When the doctor’s verdict is rendered “PD” is a day we patients will never forget. For some, there is a momentary sense of relief that the accumulating symptoms have a cause and name. For others, the reaction is terror, shock, and confusion. We ask, “What does this diagnosis mean for me?”. Few receive information beyond the diagnosis on what PD is, what we can do about it, and what our future holds. Commonly, we leave the doctor’s office on our own with a levodopa prescription and instructions to return in 3 months.
How would Graboys have broken the news of a Parkinson’s diagnosis if he had been a neurologist and not a cardiologist?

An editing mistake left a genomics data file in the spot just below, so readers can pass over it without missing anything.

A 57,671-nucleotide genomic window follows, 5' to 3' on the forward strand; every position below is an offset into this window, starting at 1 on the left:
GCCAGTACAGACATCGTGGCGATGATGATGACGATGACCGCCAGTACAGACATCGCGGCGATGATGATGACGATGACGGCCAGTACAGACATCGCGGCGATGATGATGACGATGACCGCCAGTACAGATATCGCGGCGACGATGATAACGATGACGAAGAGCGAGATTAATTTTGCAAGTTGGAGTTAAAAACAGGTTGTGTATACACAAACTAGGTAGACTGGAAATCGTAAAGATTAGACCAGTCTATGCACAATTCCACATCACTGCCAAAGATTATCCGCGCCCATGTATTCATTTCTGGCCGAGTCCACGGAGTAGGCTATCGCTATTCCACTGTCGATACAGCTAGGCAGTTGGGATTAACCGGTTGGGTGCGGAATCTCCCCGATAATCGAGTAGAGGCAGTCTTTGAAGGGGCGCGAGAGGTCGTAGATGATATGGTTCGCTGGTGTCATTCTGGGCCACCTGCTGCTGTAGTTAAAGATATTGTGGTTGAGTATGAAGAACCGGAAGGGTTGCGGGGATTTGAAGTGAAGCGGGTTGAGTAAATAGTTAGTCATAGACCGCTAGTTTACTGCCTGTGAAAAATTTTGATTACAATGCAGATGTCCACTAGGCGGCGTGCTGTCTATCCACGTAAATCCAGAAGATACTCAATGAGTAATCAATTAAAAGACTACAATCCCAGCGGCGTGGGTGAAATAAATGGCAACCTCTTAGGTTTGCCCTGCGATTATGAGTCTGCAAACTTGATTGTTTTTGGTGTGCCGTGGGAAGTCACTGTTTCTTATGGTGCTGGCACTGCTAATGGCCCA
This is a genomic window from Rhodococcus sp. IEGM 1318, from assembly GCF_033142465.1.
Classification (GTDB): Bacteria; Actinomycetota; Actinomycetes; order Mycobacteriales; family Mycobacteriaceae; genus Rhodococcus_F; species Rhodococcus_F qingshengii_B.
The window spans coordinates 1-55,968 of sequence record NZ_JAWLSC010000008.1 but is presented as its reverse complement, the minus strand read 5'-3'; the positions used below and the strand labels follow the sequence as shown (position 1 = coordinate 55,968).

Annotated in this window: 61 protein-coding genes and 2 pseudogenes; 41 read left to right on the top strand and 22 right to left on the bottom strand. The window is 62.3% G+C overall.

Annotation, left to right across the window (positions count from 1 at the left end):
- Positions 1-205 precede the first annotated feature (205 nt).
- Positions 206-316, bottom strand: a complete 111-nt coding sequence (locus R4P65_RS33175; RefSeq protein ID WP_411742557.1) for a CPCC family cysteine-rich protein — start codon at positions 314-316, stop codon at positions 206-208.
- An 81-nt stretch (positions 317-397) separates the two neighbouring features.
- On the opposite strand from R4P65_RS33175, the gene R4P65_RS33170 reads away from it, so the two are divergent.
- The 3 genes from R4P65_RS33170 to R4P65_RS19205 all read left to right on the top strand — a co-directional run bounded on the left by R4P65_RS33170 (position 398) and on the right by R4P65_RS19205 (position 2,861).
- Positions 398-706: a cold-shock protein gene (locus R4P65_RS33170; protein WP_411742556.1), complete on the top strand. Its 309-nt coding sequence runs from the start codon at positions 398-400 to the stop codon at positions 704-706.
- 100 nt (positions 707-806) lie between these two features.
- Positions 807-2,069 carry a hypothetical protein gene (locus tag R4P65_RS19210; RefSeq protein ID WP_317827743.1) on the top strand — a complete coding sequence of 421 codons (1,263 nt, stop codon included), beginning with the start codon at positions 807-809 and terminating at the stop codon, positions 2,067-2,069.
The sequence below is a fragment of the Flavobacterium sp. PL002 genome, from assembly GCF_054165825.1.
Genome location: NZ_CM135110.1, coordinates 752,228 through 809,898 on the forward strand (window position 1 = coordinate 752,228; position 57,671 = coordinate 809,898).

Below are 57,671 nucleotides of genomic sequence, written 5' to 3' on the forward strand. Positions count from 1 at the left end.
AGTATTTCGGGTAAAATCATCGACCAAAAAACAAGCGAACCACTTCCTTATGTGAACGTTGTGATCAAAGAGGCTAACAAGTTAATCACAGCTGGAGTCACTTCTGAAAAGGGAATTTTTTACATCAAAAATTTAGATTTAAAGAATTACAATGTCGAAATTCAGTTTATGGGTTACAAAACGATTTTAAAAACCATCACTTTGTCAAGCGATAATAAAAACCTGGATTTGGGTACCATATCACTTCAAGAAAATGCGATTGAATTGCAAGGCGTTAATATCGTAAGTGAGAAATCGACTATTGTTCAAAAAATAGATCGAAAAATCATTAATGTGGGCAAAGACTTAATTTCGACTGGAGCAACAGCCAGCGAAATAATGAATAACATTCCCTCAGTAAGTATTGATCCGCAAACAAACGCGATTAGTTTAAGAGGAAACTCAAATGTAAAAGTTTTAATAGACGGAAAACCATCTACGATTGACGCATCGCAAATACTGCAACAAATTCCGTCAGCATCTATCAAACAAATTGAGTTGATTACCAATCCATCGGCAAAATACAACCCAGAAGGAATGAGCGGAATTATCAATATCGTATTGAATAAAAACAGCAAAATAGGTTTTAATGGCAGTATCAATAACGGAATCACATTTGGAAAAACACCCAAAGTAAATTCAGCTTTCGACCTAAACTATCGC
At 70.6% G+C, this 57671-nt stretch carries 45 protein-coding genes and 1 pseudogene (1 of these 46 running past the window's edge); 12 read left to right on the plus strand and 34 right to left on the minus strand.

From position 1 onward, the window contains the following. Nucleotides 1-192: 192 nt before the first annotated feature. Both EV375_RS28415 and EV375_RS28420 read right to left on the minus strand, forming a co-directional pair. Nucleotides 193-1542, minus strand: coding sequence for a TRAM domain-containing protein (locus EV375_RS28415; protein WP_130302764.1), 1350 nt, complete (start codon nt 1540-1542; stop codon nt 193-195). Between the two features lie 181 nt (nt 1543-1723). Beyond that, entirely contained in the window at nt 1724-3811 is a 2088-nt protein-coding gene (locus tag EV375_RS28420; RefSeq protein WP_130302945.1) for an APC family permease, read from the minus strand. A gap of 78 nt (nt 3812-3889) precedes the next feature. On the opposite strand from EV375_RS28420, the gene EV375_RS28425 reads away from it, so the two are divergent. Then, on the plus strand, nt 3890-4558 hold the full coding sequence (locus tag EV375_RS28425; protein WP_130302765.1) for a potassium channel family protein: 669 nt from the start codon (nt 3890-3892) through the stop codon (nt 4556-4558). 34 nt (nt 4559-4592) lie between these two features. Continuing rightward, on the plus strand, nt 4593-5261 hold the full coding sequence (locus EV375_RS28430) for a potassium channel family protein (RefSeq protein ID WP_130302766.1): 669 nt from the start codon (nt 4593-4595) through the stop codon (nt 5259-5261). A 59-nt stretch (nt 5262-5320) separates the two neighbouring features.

He would take the time to explain what PD is, encouragement about available therapies, and information about the importance of exercise and diet. Graboys would tell us that patients who do well with PD do not let it own them. “You don’t have to do this alone”, he would say. Graboys would also explain at a meeting 1 month later how there was an organization we could join with educational seminars, programs for carepartners, and recommendations for physical and other therapists. He would work closely with the organization to see that care provision was modified as needed for each of us. Graboys would write out any medications he recommended and explain what they were for. He would discuss exercise, diet, and other lifestyle changes that would help enhance our life. He would call it the “plan”.